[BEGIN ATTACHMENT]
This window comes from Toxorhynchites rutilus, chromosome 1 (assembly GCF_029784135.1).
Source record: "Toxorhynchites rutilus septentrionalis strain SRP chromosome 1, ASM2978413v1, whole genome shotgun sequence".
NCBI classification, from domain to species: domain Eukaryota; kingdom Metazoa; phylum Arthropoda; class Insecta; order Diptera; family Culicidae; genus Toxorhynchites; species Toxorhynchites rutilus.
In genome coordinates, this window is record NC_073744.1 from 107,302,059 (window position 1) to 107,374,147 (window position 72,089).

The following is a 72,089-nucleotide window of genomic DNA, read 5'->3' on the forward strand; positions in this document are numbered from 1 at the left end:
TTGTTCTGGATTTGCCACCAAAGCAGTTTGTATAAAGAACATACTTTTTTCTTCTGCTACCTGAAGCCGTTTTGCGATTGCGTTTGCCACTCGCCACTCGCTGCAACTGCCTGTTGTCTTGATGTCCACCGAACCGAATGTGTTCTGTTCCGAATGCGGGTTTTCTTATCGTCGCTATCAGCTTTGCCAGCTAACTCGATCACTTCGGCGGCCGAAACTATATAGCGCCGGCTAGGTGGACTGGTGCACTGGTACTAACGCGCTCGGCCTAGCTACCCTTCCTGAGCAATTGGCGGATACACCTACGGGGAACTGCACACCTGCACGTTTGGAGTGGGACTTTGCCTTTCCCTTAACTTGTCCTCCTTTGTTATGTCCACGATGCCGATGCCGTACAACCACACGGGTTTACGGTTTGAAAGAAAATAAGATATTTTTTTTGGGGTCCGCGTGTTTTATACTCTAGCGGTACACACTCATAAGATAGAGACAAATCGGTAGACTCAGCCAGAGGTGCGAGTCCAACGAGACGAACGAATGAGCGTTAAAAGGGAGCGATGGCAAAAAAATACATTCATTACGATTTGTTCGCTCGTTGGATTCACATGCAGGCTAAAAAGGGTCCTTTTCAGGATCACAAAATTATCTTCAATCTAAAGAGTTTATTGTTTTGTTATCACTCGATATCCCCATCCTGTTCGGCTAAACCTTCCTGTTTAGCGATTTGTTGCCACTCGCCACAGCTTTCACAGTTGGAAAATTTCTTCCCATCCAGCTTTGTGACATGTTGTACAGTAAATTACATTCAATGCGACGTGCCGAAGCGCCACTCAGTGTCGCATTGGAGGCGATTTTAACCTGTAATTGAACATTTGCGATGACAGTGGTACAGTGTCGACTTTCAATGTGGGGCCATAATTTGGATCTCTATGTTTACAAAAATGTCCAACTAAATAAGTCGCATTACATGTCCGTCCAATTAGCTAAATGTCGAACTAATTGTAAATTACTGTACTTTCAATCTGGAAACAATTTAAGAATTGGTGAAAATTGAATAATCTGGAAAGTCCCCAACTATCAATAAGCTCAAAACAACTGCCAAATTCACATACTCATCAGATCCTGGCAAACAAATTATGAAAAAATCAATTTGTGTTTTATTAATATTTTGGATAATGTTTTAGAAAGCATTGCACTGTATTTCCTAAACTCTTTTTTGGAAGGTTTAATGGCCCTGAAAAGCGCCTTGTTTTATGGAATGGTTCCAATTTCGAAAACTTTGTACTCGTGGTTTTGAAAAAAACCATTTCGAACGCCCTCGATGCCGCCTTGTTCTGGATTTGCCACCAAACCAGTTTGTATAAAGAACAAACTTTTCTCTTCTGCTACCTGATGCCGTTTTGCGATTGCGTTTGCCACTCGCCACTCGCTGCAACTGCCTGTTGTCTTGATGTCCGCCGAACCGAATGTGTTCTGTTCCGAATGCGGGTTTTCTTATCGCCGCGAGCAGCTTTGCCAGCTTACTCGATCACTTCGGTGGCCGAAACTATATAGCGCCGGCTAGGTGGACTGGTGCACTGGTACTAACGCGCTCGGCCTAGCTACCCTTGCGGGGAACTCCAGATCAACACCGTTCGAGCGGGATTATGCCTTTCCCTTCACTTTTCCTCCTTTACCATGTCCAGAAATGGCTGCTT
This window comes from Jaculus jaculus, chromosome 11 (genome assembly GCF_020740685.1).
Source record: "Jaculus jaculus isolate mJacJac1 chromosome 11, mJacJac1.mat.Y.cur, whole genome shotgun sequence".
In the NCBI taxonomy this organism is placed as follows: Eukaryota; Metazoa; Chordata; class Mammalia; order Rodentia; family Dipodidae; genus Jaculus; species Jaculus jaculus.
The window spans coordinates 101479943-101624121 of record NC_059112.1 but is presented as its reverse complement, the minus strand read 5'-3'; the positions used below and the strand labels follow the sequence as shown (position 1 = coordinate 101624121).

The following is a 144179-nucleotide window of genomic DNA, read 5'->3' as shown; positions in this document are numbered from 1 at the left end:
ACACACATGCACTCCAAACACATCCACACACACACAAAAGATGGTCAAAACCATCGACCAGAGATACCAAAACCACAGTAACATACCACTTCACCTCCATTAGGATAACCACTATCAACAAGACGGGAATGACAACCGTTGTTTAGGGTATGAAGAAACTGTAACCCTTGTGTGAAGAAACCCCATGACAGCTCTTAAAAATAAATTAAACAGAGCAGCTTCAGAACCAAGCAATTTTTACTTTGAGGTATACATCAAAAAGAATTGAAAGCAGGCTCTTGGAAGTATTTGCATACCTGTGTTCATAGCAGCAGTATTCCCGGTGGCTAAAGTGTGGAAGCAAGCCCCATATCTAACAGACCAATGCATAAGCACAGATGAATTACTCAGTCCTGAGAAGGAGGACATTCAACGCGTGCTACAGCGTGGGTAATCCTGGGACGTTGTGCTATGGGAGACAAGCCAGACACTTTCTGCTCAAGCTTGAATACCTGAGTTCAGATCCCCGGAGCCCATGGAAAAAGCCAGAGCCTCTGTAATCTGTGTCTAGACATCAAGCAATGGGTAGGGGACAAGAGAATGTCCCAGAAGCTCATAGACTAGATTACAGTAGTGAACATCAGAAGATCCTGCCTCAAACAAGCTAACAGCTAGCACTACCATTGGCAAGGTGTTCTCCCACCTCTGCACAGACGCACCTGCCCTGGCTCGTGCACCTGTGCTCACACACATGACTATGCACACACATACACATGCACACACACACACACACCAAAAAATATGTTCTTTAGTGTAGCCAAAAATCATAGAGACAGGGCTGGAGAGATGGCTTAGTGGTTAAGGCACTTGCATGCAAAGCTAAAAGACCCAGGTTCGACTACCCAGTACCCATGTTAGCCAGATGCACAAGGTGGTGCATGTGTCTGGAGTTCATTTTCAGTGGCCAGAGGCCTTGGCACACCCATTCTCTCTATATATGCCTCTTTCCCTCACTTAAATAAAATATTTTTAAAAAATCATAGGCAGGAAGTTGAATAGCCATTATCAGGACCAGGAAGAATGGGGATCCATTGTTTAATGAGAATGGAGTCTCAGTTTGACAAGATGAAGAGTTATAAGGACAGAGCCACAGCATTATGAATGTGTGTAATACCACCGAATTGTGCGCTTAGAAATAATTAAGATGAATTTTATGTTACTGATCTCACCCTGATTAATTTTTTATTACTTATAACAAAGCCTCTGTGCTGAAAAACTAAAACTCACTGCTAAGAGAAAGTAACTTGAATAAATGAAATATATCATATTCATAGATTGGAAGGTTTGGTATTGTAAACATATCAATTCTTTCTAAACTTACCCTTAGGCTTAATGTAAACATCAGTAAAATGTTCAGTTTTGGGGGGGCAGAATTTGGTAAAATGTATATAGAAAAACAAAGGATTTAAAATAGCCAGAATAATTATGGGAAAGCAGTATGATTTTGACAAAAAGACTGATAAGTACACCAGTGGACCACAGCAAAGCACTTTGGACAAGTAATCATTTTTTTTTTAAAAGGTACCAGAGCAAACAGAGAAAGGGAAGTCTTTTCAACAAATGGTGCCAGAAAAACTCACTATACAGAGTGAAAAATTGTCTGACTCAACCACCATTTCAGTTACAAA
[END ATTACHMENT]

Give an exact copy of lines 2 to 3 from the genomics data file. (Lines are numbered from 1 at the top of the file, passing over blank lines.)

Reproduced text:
Source record: "Toxorhynchites rutilus septentrionalis strain SRP chromosome 1, ASM2978413v1, whole genome shotgun sequence".
NCBI classification, from domain to species: domain Eukaryota; kingdom Metazoa; phylum Arthropoda; class Insecta; order Diptera; family Culicidae; genus Toxorhynchites; species Toxorhynchites rutilus.